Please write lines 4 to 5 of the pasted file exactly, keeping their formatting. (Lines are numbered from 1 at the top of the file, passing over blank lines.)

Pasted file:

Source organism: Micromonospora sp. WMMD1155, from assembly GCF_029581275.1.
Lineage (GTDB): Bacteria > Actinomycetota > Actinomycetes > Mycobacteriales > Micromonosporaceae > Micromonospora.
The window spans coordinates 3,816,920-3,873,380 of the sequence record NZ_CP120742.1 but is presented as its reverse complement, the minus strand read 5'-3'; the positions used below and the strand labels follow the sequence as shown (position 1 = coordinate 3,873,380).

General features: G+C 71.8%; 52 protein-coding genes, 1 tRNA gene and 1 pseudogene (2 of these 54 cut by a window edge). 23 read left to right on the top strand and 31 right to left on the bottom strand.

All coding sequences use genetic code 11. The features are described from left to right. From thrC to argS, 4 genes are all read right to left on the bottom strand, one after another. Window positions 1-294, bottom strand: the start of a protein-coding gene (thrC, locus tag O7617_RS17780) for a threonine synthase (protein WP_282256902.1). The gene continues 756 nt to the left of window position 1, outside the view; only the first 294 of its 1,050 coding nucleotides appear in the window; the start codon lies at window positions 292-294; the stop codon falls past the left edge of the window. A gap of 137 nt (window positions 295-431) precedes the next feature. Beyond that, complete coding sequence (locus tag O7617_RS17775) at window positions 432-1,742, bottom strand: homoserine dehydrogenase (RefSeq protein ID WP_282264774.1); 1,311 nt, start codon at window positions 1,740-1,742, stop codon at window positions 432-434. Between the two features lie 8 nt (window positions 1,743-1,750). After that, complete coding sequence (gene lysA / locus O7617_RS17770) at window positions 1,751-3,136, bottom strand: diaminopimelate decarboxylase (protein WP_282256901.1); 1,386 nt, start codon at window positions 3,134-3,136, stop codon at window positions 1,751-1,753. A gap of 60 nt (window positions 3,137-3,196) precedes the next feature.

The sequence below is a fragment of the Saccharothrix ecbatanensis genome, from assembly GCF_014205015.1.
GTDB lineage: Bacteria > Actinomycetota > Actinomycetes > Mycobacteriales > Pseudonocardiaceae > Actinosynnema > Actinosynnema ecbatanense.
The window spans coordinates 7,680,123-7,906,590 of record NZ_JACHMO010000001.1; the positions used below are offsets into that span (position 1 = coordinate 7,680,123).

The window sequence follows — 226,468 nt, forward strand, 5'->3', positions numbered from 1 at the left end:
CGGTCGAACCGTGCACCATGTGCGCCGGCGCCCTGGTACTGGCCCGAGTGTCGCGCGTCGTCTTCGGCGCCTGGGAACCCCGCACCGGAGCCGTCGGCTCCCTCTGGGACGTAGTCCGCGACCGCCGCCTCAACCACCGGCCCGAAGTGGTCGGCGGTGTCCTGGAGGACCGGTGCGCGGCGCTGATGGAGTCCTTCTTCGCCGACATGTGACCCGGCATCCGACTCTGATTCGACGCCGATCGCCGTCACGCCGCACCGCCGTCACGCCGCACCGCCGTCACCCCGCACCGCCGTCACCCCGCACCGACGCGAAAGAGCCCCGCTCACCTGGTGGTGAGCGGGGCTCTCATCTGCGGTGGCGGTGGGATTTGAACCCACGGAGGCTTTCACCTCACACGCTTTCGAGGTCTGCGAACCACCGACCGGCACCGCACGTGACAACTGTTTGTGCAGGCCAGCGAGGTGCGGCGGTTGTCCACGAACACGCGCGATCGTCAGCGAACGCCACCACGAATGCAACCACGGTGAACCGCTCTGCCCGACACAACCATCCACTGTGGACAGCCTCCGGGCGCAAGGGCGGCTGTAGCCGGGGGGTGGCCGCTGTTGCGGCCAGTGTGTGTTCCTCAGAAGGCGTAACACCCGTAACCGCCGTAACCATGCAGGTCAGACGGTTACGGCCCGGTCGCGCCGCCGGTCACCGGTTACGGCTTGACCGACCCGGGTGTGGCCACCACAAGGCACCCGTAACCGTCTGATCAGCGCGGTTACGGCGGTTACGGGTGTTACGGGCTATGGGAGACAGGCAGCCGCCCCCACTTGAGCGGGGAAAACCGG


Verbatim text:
General features: G+C 71.8%; 52 protein-coding genes, 1 tRNA gene and 1 pseudogene (2 of these 54 cut by a window edge). 23 read left to right on the top strand and 31 right to left on the bottom strand.

All coding sequences use genetic code 11. The features are described from left to right. From thrC to argS, 4 genes are all read right to left on the bottom strand, one after another. Window positions 1-294, bottom strand: the start of a protein-coding gene (thrC, locus tag O7617_RS17780) for a threonine synthase (protein WP_282256902.1). The gene continues 756 nt to the left of window position 1, outside the view; only the first 294 of its 1,050 coding nucleotides appear in the window; the start codon lies at window positions 292-294; the stop codon falls past the left edge of the window. A gap of 137 nt (window positions 295-431) precedes the next feature. Beyond that, complete coding sequence (locus tag O7617_RS17775) at window positions 432-1,742, bottom strand: homoserine dehydrogenase (RefSeq protein ID WP_282264774.1); 1,311 nt, start codon at window positions 1,740-1,742, stop codon at window positions 432-434. Between the two features lie 8 nt (window positions 1,743-1,750). After that, complete coding sequence (gene lysA / locus O7617_RS17770) at window positions 1,751-3,136, bottom strand: diaminopimelate decarboxylase (protein WP_282256901.1); 1,386 nt, start codon at window positions 3,134-3,136, stop codon at window positions 1,751-1,753. A gap of 60 nt (window positions 3,137-3,196) precedes the next feature.